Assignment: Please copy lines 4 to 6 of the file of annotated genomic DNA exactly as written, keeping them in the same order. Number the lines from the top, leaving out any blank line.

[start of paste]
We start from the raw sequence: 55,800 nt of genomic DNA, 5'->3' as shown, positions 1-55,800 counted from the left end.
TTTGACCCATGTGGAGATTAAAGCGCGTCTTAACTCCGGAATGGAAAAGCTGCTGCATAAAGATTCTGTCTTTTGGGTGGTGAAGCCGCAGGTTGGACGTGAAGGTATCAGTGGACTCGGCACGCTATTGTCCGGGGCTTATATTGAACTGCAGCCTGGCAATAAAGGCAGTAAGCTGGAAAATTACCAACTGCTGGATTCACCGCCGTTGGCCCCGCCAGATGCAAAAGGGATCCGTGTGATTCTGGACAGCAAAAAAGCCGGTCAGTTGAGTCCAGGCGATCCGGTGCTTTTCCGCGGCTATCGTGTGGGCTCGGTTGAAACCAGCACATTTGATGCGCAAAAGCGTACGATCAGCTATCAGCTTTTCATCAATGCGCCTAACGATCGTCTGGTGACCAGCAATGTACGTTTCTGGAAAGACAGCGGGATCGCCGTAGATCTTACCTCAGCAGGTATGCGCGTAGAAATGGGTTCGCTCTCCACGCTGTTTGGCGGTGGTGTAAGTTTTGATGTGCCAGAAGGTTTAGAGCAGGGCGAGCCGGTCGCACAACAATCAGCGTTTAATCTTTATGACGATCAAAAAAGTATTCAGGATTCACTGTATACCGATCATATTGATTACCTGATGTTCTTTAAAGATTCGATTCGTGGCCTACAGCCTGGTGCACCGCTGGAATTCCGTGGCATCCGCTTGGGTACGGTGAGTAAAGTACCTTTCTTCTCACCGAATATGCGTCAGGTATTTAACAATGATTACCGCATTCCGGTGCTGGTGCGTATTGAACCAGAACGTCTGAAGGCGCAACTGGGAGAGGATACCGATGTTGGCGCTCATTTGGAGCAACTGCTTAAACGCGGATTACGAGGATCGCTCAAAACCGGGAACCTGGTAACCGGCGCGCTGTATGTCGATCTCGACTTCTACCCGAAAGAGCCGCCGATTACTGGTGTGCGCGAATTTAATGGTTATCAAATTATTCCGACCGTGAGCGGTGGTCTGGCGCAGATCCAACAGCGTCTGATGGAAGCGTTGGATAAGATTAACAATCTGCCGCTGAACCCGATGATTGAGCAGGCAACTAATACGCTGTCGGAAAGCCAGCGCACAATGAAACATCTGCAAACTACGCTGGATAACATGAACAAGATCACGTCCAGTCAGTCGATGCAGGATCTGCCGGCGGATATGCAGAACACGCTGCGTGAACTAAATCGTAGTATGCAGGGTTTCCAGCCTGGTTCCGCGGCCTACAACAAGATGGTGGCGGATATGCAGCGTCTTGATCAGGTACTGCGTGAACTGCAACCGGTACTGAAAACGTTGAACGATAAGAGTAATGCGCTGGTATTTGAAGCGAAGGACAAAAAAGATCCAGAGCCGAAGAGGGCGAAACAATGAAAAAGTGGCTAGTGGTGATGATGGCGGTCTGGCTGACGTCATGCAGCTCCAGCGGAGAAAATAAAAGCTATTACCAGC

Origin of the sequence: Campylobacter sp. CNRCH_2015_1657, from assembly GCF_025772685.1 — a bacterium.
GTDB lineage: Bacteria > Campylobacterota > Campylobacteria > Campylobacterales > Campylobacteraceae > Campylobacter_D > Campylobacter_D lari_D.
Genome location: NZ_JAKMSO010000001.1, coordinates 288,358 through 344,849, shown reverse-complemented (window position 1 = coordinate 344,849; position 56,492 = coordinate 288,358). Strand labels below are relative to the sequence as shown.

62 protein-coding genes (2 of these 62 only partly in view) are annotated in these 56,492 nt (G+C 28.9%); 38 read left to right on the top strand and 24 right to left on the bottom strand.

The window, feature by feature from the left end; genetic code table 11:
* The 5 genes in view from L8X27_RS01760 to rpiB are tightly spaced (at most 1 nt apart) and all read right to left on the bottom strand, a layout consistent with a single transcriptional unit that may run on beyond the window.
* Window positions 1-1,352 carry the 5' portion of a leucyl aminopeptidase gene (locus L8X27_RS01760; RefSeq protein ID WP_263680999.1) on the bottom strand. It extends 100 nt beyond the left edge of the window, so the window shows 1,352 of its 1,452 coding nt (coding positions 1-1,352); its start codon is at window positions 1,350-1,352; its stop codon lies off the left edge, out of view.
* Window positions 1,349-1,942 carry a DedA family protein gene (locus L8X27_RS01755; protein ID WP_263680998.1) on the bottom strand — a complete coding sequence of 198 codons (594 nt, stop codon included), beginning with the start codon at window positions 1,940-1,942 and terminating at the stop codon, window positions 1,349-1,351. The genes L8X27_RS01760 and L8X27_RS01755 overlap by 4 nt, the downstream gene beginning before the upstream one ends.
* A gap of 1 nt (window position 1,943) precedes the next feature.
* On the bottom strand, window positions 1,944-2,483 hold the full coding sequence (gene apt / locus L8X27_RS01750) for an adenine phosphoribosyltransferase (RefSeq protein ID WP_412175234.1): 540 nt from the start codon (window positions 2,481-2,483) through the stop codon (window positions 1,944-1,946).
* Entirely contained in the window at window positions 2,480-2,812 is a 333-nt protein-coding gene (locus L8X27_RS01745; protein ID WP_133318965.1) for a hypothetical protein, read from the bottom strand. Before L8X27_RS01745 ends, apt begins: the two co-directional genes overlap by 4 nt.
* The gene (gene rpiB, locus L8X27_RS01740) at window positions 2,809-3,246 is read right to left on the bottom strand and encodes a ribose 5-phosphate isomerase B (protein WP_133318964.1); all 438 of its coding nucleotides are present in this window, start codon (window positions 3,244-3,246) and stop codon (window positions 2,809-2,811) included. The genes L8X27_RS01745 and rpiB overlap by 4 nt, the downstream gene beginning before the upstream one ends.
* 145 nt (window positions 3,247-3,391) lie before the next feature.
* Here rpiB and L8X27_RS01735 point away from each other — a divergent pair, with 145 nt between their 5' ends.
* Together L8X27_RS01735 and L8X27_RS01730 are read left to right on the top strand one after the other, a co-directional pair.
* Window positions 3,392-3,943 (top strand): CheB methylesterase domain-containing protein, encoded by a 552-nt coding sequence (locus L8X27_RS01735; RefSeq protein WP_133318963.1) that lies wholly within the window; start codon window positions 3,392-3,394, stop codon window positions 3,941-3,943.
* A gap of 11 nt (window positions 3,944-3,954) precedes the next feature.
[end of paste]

GTDB lineage: Bacteria > Campylobacterota > Campylobacteria > Campylobacterales > Campylobacteraceae > Campylobacter_D > Campylobacter_D lari_D.
Genome location: NZ_JAKMSO010000001.1, coordinates 288,358 through 344,849, shown reverse-complemented (window position 1 = coordinate 344,849; position 56,492 = coordinate 288,358). Strand labels below are relative to the sequence as shown.

62 protein-coding genes (2 of these 62 only partly in view) are annotated in these 56,492 nt (G+C 28.9%); 38 read left to right on the top strand and 24 right to left on the bottom strand.